A long time ago Zimbabwe, under the government of the late Robert Mugabe, passed some indigenisation laws and everyone, including me, laughed and scoffed. Now it seems more and more African countries are passing similar laws. Not so long ago Botswana passed indigenisation laws that prohibited foreigners from entering into certain sectors. Now South Africa is in the process of doing the same.
Carving out sectors for locals
One reason often given for xenophobic attacks is the fact that fellow black foreigners are often accused of taking away economic opportunities from their fellow black South Africans. It’s an issue that has seen the ruling ANC party continue to lose support every time Mzansi goes to the polls. In the past, the ANC used to lead comfortably in all provinces but now they struggle especially in rural areas. In order to stop the slide, they have decided to legally acknowledge the reasons given by the leaders of xenophobic attacks.
The country’s legislature recently passed a bill called the National Labour Migration Policy and Employment Services Amendment Bill which is now at the public comment stage with stakeholders being invited to comment of the clauses in the bill. The bill places quotas on the total number of foreigners certain companies and sectors can employ. Covered sectors include:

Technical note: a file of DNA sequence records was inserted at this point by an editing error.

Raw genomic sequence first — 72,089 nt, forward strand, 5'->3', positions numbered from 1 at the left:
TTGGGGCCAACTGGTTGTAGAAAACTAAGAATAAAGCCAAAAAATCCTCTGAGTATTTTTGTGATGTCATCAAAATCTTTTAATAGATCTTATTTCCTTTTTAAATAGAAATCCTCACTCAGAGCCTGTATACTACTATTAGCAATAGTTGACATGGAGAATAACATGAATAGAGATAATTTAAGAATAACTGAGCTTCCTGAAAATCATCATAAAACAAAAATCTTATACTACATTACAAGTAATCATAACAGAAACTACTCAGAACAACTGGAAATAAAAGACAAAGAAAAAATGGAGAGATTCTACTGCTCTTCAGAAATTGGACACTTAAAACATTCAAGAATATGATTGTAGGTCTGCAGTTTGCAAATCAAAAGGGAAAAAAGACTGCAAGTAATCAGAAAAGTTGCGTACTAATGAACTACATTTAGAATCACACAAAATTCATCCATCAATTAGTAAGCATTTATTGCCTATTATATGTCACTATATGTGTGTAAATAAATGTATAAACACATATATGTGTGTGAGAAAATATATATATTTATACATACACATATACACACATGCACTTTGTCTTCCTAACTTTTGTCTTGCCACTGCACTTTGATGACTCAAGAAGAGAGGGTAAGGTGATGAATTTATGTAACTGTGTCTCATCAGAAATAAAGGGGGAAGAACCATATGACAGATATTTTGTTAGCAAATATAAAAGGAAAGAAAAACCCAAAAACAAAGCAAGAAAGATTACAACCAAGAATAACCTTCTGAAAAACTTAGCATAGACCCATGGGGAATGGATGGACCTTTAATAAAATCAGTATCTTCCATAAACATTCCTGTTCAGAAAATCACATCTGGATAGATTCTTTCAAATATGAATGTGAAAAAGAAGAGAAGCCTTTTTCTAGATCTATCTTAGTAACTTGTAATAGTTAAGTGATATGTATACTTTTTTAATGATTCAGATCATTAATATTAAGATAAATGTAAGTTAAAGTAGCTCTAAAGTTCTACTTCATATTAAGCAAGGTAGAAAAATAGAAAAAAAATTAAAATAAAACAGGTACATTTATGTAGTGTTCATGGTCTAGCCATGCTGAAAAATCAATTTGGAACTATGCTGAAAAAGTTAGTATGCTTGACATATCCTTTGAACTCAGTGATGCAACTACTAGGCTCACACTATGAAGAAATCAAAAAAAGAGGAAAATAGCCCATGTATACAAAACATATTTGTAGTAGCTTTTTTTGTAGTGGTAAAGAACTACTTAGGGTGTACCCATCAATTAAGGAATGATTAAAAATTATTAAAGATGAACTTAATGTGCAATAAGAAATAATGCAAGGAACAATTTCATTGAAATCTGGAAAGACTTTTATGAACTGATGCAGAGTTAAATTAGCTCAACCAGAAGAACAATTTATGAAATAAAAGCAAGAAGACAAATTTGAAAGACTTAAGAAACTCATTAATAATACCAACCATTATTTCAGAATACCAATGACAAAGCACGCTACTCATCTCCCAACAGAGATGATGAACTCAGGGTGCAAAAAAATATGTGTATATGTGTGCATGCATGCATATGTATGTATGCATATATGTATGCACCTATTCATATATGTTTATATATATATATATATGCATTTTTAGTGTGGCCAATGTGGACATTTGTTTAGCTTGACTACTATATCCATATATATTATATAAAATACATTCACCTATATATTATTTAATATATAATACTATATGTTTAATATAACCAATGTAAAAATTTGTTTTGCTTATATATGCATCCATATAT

- Platform workers e.g. Uber Drivers
There have been complaints that foreigners from countries like Zimbabwe often take jobs that local South Africans can do in these sectors. The South African government blamed foreigners for causing distortions in the market and dominating the informal sector.
The thing though is that the ANC is just taking the easy road of blaming foreigners. It’s been done and is being done in a lot of ultra-capitalist countries like the United States and the United Kingdom too. The truth though is that all this social discontent stems from inequality spurred on by unbridled capitalism which as resulted in the rich getting richer and the poorer getting poorer.
In South Africa, the means of production are dominated by white citizens and foreign investors. These keep getting richer thanks to the lack of things like pay reform and proper tax enforcement. Going after foreigners will give the government breathing room and allow them to reduce the pressure by going after unpopular foreigners rather than having a showdown with the ultra-rich who would make it a nasty fight.
In the grand scheme of things, indigenisation plays better than land reform for example.